A Bit of Magical Thinking
A few months back, there was a sing along of old time Israeli songs at my synagogue. Those old time songs of hope and hope for peace just had me sobbing, thinking of my boy joining the many others who fought for the safety of Israel.
Earlier in the summer, I realized that I needed to put some of these emotions to work. I thought that while my son was doing his army time, I would make a Torah mantle in his honor, as a sort of amulet to keep him safe. A bit of magical thinking.
My rabbi thought that this was a dandy idea, and a bit of magical thinking was a fine thing. My husband, in a different take on magical thinking, thought that I oughtn't begin on the Torah mantle until our son came home safe and sound ( sort of a final payment on safe delivery). I figured that the Powers That Keep My Children Safe would be more likely to grant my desires if I made some sort of a down payment. OK, for you rationalists out there, none of this is rational, clear thinking, theology. I know that.
Never the less, I have been spending the last many weeks while in synagogue poking through the prayerbook and through the bible looking for an appropriate verse for this Torah mantle. Last Shabbat, I think I found the right verse. it comes from the end of Psalm 27 which is recited daily from the month before RoshHa Shanah, until the end of the fall festival cycle.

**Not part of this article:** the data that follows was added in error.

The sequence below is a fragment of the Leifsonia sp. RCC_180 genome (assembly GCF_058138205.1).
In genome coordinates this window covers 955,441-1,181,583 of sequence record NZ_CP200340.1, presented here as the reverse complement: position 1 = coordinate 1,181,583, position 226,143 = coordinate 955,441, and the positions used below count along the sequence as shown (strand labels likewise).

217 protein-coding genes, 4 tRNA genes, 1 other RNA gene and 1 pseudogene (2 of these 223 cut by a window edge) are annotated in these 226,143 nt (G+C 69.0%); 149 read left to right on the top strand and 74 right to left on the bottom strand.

Hope in God and be strong
Take courage , hope in God
I decided to have a cascade of divine light coming down above the words. that light , also refers back to the beginning of the Psalm
God is my light and my help
Whom shall I fear
I have associated this Psalm strongly with my son since he was four or five years old. We were visiting various branches of the family in Boston. My son had left his security bunny at my sister's. My son slept with bunny every night holding it curled between his thumb and index finger. My sister understanding his distress, Fed-Ex-ed the bunny to my son. When he opened the package, he said, "Bunny is my light, and keeps me from being afraid."
I was struck by the similarity of his phrasing to that of the Psalmist. So, I began reading the Psalm to him. He seemed interested, so I kept reading. When I was done. My son said, " You know, that's exactly what I believe."
I plan to make the ray of light out of a mix of golden beads in varying shades and shapes, the better to catch the light. Yes, it will be an obsessive piece, and that is exactly the point. Keeping my hands busy will give me a place to put my anxiety. I'm guessing that the base fabric will be a white velveteen. The letters in the sketch are sketchy and ugly, and will be nicer in the final piece. I will decide the color of the letters later on in the process. I welcome ideas and input.